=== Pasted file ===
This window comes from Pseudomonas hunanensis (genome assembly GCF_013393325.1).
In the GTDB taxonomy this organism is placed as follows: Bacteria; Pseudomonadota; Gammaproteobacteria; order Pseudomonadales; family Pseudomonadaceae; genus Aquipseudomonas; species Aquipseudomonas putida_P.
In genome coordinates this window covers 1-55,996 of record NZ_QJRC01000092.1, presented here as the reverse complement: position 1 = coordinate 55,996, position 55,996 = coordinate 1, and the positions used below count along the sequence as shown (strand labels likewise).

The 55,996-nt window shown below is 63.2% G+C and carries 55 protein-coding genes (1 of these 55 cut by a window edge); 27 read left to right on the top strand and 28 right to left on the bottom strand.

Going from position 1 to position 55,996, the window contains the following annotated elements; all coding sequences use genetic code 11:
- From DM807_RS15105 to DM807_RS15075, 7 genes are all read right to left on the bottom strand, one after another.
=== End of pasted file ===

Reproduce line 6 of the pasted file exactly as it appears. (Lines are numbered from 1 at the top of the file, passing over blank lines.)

- From DM807_RS15105 to DM807_RS15075, 7 genes are all read right to left on the bottom strand, one after another.